In this land there was no war, (almost) everyone had work, all basic human needs were met, vacation was plentiful, equality was strong and family was cherished.
This land was mostly forest and mostly water at the same time. This land had snow when you expect to have snow and sun when you expect to have sun, mostly. The people of this land treasured nature and took great care of the part of the earth they had been given.
In this land, the color of hair was blonde, especially among children as they were chauffeured in their luxury strollers. In this land, parents were prized and their omnipresent offspring were sacred.
Music, dancing, drink, food, family, friends, holidays and the seasons of the year were celebrated with more enthusiasm than other lands, just as the daily coffee and pastry break was a little more enjoyed.
During one holiday, a young girl wore a crown of candles. During another, crayfish was the centerpiece. During another, nationwide bonfires blazed and during yet another, family and friends danced and sang around, well, an important part of human “progress.”
This land had no shortage of ice cream and one could hear the ice cream man’s familiar tune in all seasons. Though food and drink were important, consumption and indulgence were moderate (except for holidays). In this land, the bicycle was the preferred mode of transportation.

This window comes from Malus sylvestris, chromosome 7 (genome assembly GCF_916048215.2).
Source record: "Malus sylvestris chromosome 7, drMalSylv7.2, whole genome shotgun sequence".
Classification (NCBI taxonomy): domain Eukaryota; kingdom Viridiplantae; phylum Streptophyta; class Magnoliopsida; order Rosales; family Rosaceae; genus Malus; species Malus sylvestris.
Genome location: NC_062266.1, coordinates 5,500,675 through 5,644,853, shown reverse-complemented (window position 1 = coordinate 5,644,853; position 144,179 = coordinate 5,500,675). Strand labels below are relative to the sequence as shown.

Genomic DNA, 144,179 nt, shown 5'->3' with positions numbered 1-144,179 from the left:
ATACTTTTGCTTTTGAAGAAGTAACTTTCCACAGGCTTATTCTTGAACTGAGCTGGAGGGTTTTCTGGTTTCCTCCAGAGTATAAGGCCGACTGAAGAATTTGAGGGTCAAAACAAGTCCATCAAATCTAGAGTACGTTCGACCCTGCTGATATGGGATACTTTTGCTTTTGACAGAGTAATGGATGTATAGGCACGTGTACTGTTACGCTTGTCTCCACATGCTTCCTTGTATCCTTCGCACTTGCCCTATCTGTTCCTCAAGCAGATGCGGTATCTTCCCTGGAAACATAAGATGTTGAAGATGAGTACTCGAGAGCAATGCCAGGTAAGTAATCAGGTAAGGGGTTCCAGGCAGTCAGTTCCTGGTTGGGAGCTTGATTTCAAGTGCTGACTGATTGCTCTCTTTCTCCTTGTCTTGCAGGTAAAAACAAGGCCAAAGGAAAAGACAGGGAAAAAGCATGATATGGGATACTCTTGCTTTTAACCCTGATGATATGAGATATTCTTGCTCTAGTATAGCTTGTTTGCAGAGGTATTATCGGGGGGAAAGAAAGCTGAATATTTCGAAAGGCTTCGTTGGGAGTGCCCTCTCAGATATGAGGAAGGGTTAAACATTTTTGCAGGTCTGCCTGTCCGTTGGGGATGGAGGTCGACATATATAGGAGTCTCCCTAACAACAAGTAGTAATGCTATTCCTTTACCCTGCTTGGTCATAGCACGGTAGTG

The people of this land were beautiful and there was a rhythm to their language not to be duplicated by people from any other land, no matter how hard they tried…
This land was great to visit, but even better to live.
Once Upon a Time, there was…Sweden.
Early on during my time here, a fellow foreigner had these words for me:
“Sean, Sweden is like a fairy tale. Everyone is blonde, everyone is taken care of. They dance around the maypole during summer. It’s just like a little fairy tale.” Though every Swede has a long list of things wrong with Sweden and though not everyone is blonde and though this foreigner can name a number of things he doesn’t like about Sweden, it’s hard to argue with the above story. However, unlike a fairy tale, Sweden and the Swedes are sensible, grounded and based in reality. Sweden is not a dream come true, but the fairy tale analogy is not that far-fetched.
Yes, this may be romanticized, but anyone who has been reading Linköpinglivin’ gets the point. This is one “jättefint” country and it’s a pleasure to live and work here. It’s also been a pleasure to help others come to understand some things about Sweden and my experience through this weekly online ritual.
Tomorrow I get on a plane bound for Seattle and, in true Swedish fashion, will be taking the month of July off...from the blogosphere.
During the second year, Linköpinglivin’ might look a little different, so come back and find out.
See you in August.